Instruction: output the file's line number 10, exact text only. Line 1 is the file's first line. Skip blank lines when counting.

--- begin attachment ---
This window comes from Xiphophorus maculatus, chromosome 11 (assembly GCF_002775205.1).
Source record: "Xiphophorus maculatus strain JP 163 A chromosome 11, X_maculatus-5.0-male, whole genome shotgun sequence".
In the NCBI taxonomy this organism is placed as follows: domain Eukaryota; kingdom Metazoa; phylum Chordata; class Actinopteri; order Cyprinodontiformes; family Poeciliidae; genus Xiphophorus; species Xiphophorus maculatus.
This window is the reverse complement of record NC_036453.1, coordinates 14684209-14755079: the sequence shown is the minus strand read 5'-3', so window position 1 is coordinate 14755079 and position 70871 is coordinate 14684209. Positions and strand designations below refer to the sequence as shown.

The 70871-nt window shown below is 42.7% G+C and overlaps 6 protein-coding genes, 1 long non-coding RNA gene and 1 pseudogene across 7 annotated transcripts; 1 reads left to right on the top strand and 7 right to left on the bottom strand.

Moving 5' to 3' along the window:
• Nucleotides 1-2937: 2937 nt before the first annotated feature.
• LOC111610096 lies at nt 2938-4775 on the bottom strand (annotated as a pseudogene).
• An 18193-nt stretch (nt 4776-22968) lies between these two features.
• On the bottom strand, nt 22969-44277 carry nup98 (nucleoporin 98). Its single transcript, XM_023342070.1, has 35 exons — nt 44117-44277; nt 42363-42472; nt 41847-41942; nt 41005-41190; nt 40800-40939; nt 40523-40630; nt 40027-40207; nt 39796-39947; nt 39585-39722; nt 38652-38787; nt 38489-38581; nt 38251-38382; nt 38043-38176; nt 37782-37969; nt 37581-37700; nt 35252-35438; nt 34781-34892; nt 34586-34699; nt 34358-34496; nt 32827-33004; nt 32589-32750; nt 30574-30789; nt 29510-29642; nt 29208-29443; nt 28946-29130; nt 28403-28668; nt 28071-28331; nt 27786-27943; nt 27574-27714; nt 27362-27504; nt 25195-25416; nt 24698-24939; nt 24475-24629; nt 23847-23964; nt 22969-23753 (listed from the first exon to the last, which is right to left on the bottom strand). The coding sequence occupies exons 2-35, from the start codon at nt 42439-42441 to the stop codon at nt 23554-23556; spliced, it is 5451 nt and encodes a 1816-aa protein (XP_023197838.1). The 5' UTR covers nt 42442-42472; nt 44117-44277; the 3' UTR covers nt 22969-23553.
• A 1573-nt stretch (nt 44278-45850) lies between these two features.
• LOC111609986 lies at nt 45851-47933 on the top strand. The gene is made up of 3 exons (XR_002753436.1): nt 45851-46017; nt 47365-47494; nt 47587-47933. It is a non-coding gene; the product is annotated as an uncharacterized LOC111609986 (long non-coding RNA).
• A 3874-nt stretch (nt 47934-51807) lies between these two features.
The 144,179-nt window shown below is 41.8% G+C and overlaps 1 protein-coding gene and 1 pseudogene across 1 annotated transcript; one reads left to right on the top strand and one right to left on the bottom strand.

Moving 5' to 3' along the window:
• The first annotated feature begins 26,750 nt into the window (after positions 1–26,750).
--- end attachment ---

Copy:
• On the bottom strand, nt 22969-44277 carry nup98 (nucleoporin 98). Its single transcript, XM_023342070.1, has 35 exons — nt 44117-44277; nt 42363-42472; nt 41847-41942; nt 41005-41190; nt 40800-40939; nt 40523-40630; nt 40027-40207; nt 39796-39947; nt 39585-39722; nt 38652-38787; nt 38489-38581; nt 38251-38382; nt 38043-38176; nt 37782-37969; nt 37581-37700; nt 35252-35438; nt 34781-34892; nt 34586-34699; nt 34358-34496; nt 32827-33004; nt 32589-32750; nt 30574-30789; nt 29510-29642; nt 29208-29443; nt 28946-29130; nt 28403-28668; nt 28071-28331; nt 27786-27943; nt 27574-27714; nt 27362-27504; nt 25195-25416; nt 24698-24939; nt 24475-24629; nt 23847-23964; nt 22969-23753 (listed from the first exon to the last, which is right to left on the bottom strand). The coding sequence occupies exons 2-35, from the start codon at nt 42439-42441 to the stop codon at nt 23554-23556; spliced, it is 5451 nt and encodes a 1816-aa protein (XP_023197838.1). The 5' UTR covers nt 42442-42472; nt 44117-44277; the 3' UTR covers nt 22969-23553.